3rd Webinar: Collaborative Climate Action – Experiences from Local Leaders

Summary: CPMUD webinar series on “Local climate leadership in times of COVID-19: The case for collaborative action and national support”

The concluding session of our three-part webinar series took a closer look at climate projects in the capital of Georgia, in Tbilisi, and in Hermosillo, Mexico. Having presented Germany’s multi-level support structure for local climate action, i.e. the National Climate Initiative and its support programmes, in the previous webinars, the third session shed light on how Collaborative Climate Action works in practice in other parts of the world.   

In his opening remarks, Hermann Amecke from the German Ministry for the Environment, Nature Conservation, Building and Nuclear Safety, set the scene by acknowledging the critical role of cities in tackling both the COVID-19 and the climate crisis. Although this frontline role of cities is increasingly being recognized, Mr Amecke also pointed to the fact that the investment gap for climate-friendly urban infrastructure still exceeds US$ 1 trillion per year globally.

However, the cases from Georgia and Mexico are good examples for how national climate projects have been implemented at the city level.

Tbilisi Forest Regeneration and Urban Greening

As the capital and largest municipality, Tbilisi is widely considered as a role model for other cities and towns in Georgia. Giga Gigashvili, Head of the Municipal Municipal Service for Environmental Protection at the Tbilisi City Hall, spoke about how the city implemented a national forest regeneration initiative by starting with data collection, building up a local inventory and developing implementation standards. Since 2018, the project has planted close to 75.000 trees in urban areas and, for 2021, it is set to restore another 12 ha of forest close to the city.

While the Forest Regeneration Plan was started by the national government, it was the city itself that initiated a number of other urban greening projects, including nine park enhancements and rehabilitations as well as green traffic islands in 60 locations.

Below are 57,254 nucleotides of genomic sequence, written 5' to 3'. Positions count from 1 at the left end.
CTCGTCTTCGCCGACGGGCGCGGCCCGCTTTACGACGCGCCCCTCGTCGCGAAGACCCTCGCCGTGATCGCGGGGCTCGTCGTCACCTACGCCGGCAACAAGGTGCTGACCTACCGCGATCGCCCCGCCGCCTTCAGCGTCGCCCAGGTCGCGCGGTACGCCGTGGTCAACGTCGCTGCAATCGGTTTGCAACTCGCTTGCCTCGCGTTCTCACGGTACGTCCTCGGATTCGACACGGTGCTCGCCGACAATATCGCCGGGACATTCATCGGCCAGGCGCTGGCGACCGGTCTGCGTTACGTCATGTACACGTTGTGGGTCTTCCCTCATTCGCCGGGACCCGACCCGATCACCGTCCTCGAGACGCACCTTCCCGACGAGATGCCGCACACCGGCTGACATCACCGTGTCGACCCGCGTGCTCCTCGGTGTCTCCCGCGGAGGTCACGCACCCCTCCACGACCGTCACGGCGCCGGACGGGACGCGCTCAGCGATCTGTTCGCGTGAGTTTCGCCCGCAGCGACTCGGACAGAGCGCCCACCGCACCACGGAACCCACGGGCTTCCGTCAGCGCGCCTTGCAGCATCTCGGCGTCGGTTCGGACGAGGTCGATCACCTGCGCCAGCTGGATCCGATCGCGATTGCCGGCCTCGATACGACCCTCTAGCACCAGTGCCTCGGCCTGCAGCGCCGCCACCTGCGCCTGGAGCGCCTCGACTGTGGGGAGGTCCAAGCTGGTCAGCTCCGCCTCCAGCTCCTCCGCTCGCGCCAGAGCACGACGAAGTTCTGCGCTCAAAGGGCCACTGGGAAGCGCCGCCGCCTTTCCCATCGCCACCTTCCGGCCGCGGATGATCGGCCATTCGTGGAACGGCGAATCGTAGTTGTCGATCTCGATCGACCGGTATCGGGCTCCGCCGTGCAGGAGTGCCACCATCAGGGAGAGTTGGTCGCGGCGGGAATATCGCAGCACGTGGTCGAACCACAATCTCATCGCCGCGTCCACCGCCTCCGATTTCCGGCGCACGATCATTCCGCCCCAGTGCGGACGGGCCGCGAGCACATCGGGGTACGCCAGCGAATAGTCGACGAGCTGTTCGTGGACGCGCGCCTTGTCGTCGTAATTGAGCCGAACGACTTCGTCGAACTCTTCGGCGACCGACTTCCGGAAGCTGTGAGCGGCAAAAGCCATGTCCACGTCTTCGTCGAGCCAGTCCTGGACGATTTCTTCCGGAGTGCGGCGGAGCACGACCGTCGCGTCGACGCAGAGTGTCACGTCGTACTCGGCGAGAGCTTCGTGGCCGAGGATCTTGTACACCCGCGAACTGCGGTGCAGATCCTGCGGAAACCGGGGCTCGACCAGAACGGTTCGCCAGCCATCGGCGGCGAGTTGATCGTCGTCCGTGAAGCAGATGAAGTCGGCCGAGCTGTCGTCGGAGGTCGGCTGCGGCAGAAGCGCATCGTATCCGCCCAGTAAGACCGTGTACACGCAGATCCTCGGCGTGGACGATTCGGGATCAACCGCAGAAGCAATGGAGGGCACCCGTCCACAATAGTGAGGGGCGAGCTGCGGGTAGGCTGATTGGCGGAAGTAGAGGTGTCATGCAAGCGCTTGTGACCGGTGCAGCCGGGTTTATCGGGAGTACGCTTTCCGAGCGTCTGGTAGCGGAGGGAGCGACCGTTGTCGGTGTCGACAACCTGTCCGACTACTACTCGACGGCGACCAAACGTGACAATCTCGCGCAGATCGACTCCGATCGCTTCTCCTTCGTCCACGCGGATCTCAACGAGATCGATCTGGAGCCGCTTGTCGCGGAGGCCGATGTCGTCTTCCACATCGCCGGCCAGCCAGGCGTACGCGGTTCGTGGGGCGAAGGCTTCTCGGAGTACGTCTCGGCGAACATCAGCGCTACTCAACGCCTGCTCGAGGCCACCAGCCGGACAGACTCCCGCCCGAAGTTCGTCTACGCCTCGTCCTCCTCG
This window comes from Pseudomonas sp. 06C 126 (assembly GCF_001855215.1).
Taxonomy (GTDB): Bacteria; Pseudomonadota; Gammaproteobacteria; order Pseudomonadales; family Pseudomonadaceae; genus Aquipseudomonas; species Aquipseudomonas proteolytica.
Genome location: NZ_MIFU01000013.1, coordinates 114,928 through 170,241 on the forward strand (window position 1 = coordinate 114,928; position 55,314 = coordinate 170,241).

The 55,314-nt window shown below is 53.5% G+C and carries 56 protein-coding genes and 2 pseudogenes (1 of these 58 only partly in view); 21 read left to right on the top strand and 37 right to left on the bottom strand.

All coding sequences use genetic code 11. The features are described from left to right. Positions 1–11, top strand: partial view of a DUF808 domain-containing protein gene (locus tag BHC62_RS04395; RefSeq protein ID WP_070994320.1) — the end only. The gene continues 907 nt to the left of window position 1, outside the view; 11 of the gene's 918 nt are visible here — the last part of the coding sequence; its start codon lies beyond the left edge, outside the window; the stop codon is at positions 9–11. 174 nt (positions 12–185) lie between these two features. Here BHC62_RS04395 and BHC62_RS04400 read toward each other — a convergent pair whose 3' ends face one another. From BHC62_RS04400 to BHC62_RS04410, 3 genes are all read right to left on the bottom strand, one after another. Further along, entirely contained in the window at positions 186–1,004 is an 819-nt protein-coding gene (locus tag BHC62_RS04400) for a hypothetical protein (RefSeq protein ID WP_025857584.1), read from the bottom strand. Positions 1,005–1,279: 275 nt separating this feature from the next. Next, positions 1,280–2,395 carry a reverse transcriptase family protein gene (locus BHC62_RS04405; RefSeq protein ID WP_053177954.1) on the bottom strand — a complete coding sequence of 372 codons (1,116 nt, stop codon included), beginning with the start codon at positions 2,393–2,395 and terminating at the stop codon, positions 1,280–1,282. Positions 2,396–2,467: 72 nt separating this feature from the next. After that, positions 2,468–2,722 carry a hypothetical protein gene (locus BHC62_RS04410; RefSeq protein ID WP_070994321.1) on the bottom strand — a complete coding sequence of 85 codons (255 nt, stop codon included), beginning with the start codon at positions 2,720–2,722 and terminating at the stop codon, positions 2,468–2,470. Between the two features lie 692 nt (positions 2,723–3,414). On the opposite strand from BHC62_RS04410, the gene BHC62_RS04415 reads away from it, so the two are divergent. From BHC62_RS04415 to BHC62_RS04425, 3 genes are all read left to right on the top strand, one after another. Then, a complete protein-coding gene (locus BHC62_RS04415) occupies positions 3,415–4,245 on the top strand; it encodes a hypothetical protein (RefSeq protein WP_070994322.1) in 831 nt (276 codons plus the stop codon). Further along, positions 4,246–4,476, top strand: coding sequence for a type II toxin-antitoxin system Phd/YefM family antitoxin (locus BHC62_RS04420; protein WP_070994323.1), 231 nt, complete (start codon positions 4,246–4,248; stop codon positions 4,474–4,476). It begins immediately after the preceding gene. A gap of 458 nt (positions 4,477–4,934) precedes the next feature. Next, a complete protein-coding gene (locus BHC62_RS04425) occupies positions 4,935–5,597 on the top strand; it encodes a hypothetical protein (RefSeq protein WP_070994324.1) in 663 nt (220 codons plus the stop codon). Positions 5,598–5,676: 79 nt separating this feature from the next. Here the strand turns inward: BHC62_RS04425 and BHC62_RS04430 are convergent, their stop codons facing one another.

Green Infrastructure and Sustainable Mobility in Hermosillo, Mexico

Guadalupe Peñúñuri, General Director of the Municipal Institute for Planning in Hermosillo began by outlining how the municipality implemented a national initiative for a new urban mobility that is “healthy, safe, sustainable, and in solidarity”. A citizen’s poll revealed that the main reasons for the city’s small percentage of bike usage (3% compared to 48% of cars) are not related to the climatic conditions but to the lack of safe and adequate bike infrastructure (the Mexican weather was only cited as number five on that list).

Hermosillo decided to adapt the national initiative which, however, was rather a “call for action” than a strategic implementation plan. In order to extend the share of zero-carbon mobility, the city changed its legislation and made a new standard model for streets mandatory, which allocates spaces to pedestrians, bicycles, public transport and cars as well as urban greenery.

On top of that, Ms Peñúñuri visualized strikingly not only how the city took the corona pandemic as an opportunity to accelerate the transformation to climate-friendly cities, but also how beneficial an integrated planning process is for the liveability of cities along various dimensions.

Constanze Böning, Project Director of Climate Policy Meets Urban Development at GIZ closed by thanking the speakers for sharing insights on the steps undertaken in their projects, that can certainly provide a blueprint for other climate projects and other cities. The stories told had also shown that local governments, on the one hand, are important innovators and function as laboratories for bottom-up recovery strategies while, on the other hand, national governments remain key for effective implementation at scale. Therefore, smooth cooperation between the levels is crucial.